The HMDA rule would finalize a July 2014 proposal expanding the types of mortgage-related data banks submit to gauge lending patterns. The proposal went further than a provision in the Dodd-Frank Act that called for certain changes to the HMDA reporting. A final rule is expected in the fall.

Meanwhile, the CFPB is also expected finally to issue its proposal to curb the risk of payday loan borrowers falling into "debt traps," possibly within the next couple of months. The agency revealed its framework for payday lenders in March, but the measures had to be reviewed by a statutorily required Small Business Review Panel before being formally proposed.

Also due for completion is a rule expanding the definition of "small" and "rural" lenders that qualify for favorable treatment under the agency's "Qualified Mortgage" underwriting standard. The January proposal would benefit potentially thousands more community banks and credit unions by making it easier for them to issue QM loans.

But those are not the only CFPB policies in the pipeline. The industry is still awaiting a proposal for new restrictions on debt collectors after the bureau issued an "advance notice of proposed rulemaking" last year, as well as rules dealing with the supervision of large installment and title lenders. The agency also has yet to finalize a proposal establishing new standards for prepaid card providers, and is said to be considering a rulemaking on overdraft coverage.

Observers say the sheer volume of items on the CFPB's agenda means some things on their priority list could stretch into next year.

"I would say that HMDA, payday, debt collection and prepaid are likely the four top priorities, but even that's a lot and it's going to stretch their resources," said Lucy Miller, a partner at Hudson Cook and formerly the CFPB's deputy enforcement director.

But perhaps the CFPB policy most on bankers' minds will be the rule requiring new mortgage disclosures that consolidate the Truth in Lending Act and Real Estate Settlement Procedures Act into a single regime. The agency has already finished the TILA-Respa rule, but it will become effective Oct. 3.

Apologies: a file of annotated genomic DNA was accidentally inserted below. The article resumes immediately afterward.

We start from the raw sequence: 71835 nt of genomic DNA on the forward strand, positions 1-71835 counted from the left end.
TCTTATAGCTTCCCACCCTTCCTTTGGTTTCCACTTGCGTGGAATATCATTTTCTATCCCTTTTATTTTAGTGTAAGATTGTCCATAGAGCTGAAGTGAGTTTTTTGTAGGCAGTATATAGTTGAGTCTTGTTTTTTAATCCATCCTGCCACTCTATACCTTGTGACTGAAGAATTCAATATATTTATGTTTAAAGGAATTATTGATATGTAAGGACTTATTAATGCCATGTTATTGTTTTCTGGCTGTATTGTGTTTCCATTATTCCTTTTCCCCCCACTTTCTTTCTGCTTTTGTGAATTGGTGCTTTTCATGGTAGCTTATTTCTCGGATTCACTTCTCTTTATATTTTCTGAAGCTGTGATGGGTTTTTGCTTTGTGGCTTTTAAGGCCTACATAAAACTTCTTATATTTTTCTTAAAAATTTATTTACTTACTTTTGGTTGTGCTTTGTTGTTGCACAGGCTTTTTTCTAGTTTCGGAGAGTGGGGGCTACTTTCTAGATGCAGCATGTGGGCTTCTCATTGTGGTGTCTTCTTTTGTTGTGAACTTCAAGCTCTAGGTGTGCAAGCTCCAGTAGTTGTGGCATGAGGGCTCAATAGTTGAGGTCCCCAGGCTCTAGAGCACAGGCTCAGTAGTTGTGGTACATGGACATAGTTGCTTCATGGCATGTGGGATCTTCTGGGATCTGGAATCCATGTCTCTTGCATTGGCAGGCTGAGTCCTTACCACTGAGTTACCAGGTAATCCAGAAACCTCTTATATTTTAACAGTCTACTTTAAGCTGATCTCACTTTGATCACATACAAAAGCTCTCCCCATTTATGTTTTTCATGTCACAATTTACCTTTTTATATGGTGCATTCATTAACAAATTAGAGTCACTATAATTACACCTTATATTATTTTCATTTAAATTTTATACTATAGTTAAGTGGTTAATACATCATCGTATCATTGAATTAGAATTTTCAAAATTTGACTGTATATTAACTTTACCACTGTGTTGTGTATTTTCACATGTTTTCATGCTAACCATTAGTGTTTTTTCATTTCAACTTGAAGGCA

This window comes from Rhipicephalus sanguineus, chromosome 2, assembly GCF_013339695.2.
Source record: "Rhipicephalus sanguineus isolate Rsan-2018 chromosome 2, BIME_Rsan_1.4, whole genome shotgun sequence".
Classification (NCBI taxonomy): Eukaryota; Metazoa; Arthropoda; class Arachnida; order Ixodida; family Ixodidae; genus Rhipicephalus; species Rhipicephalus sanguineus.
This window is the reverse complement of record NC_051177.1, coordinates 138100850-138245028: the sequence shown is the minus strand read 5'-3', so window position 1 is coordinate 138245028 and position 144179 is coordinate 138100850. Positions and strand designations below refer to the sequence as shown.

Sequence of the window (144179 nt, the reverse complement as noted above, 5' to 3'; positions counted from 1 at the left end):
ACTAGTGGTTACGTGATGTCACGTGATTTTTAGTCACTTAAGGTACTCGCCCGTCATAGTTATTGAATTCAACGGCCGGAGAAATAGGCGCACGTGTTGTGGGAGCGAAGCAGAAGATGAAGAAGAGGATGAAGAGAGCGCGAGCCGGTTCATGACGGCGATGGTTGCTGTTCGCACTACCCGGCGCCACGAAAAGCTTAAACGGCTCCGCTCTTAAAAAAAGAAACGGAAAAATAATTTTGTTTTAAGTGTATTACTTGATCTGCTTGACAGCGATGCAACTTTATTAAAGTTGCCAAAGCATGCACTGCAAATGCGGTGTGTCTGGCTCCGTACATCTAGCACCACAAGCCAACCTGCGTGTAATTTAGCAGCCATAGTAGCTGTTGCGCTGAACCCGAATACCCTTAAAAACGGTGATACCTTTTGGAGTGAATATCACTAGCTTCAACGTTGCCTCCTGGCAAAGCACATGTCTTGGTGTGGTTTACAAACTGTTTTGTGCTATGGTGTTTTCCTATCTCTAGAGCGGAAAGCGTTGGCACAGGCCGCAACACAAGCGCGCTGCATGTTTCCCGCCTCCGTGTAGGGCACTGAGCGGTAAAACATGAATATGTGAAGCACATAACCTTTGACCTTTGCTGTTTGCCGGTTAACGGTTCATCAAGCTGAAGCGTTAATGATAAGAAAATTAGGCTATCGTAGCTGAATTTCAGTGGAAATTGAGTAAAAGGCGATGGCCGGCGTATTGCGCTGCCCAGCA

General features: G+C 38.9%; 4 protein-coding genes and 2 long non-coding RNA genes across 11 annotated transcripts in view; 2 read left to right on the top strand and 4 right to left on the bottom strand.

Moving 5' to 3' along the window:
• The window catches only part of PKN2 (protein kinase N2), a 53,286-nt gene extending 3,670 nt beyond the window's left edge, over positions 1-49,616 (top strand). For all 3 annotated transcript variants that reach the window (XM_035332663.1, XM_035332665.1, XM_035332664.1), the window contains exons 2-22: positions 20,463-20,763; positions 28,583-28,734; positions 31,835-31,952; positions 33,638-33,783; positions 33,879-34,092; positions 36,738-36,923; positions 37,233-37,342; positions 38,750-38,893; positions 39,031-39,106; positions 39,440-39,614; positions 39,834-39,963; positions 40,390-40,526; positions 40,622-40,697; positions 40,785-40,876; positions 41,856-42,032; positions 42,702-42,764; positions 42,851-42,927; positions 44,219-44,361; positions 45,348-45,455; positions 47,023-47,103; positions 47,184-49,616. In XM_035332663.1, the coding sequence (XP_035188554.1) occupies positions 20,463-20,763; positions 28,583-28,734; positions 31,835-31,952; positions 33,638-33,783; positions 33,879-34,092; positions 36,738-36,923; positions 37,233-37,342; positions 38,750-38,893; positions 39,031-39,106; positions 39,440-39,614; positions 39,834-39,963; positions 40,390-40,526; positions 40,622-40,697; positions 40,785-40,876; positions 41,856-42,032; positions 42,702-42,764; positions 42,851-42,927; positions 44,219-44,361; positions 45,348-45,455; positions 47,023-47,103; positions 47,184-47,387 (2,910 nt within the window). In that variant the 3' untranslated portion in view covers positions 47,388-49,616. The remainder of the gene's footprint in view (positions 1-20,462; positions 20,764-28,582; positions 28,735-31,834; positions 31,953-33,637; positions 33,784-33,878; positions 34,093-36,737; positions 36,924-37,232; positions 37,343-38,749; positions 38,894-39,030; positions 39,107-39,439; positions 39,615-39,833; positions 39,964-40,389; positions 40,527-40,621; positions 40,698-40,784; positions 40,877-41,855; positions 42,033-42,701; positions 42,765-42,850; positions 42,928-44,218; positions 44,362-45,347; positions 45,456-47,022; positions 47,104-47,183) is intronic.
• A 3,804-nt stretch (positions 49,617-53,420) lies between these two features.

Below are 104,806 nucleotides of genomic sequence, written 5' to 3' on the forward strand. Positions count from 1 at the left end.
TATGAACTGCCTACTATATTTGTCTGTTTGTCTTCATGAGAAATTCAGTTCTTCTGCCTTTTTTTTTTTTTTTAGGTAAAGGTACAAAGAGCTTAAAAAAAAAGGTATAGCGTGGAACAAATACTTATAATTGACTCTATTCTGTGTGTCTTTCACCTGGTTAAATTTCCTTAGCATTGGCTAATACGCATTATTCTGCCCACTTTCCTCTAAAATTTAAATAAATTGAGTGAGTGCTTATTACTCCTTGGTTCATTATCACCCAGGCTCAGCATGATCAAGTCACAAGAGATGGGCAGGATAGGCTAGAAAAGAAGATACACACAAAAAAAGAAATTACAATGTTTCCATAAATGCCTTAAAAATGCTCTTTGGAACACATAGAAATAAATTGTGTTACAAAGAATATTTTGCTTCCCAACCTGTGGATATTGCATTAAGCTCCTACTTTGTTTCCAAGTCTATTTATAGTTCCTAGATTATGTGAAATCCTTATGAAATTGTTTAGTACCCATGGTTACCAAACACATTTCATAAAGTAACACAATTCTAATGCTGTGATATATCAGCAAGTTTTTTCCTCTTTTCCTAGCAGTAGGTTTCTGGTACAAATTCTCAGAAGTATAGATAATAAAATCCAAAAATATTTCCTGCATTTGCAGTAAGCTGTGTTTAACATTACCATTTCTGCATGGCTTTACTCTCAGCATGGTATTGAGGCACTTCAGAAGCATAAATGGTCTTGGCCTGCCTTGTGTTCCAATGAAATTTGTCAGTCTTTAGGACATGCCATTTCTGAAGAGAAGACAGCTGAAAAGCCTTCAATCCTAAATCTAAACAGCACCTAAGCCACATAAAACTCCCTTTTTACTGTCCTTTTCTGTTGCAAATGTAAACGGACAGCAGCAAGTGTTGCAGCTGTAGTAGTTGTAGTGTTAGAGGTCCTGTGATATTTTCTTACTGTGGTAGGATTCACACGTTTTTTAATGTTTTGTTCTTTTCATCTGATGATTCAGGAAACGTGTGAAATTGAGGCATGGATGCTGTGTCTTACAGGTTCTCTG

Big-Bank Cleanups
On the global stage, the Financial Stability Board is working to finalize standards on the amount of loss-absorbing capital and convertible debt big banks must hold to aid authorities should they have to clean up a failed behemoth. The new "total loss-absorbing capacity" — or TLAC — standards are expected to be completed by this fall in time for the November G20 summit in Turkey.

The Federal Reserve Board is said to be working on its own version of the loss absorbency rules for U.S. banks. Requiring large banks to hold minimum amounts of long-term debt, which can converted to equity quickly in the resolution of a failed firm, is seen as a vital piece of establishing the FDIC's resolution regime enacted by Dodd-Frank.

Some have speculated the Fed could issue a proposal on loss absorbency even before the FSB finalizes its standards. The U.S. central bank has already signaled its long-term debt requirement policy could be tougher than the international TLAC framework.

Still, moving ahead with a U.S. standard this year may be challenging.

"It seems to be one of the issues that the Fed would like to get done but it has a lot of moving parts and it's something that could easily slip to 2016 before it is proposed," Mills said.

Long-Term Liquidity Standard
Regulators are also expected to revisit liquidity standards for big banks in the near term.

The stability of institutions' funding mechanisms has come up numerous times over the past year. The Fed just recently instituted a framework in which reliance on short-term wholesale funding could be considered in calculating capital surcharges for the biggest banks. And last September, the U.S. regulators issued a rule implementing the international Basel Committee standard known as the liquidity coverage ratio — a measure of banks' ability to withstand liquidity shocks in a short-term crisis.

Next up on the agencies' list is a separate Basel framework — the net stable funding ratio — that gauges a bank's ongoing liquidity strength over the course of a year. Simply put, the NSFR — which the Basel Committee finalized in October 2014 — seeks to ensure banks keep amounts and types of liquidity on-hand that are needed to fund the asset side of their balance sheet.

At an open meeting of the Fed's board of governors in July, Gov. Daniel Tarullo said the U.S. regulators plan to consider a proposal for implementing the NSFR later this year.